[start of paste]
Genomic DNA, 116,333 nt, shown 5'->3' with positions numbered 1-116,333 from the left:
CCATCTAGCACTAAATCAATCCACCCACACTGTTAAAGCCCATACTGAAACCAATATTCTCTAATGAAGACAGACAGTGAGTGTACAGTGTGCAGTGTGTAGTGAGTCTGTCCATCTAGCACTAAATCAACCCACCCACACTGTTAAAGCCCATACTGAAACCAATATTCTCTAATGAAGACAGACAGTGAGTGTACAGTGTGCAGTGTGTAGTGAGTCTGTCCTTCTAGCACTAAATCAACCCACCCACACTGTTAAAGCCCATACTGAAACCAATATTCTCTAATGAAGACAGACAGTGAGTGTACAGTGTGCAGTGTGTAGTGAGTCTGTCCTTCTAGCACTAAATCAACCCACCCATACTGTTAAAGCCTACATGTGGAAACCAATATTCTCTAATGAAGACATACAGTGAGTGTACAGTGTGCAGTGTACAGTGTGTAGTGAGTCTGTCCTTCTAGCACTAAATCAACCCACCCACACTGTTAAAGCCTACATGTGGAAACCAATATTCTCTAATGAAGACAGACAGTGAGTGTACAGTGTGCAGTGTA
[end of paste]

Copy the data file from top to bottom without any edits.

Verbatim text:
Genomic DNA, 116,333 nt, shown 5'->3' with positions numbered 1-116,333 from the left:
CCATCTAGCACTAAATCAATCCACCCACACTGTTAAAGCCCATACTGAAACCAATATTCTCTAATGAAGACAGACAGTGAGTGTACAGTGTGCAGTGTGTAGTGAGTCTGTCCATCTAGCACTAAATCAACCCACCCACACTGTTAAAGCCCATACTGAAACCAATATTCTCTAATGAAGACAGACAGTGAGTGTACAGTGTGCAGTGTGTAGTGAGTCTGTCCTTCTAGCACTAAATCAACCCACCCACACTGTTAAAGCCCATACTGAAACCAATATTCTCTAATGAAGACAGACAGTGAGTGTACAGTGTGCAGTGTGTAGTGAGTCTGTCCTTCTAGCACTAAATCAACCCACCCATACTGTTAAAGCCTACATGTGGAAACCAATATTCTCTAATGAAGACATACAGTGAGTGTACAGTGTGCAGTGTACAGTGTGTAGTGAGTCTGTCCTTCTAGCACTAAATCAACCCACCCACACTGTTAAAGCCTACATGTGGAAACCAATATTCTCTAATGAAGACAGACAGTGAGTGTACAGTGTGCAGTGTA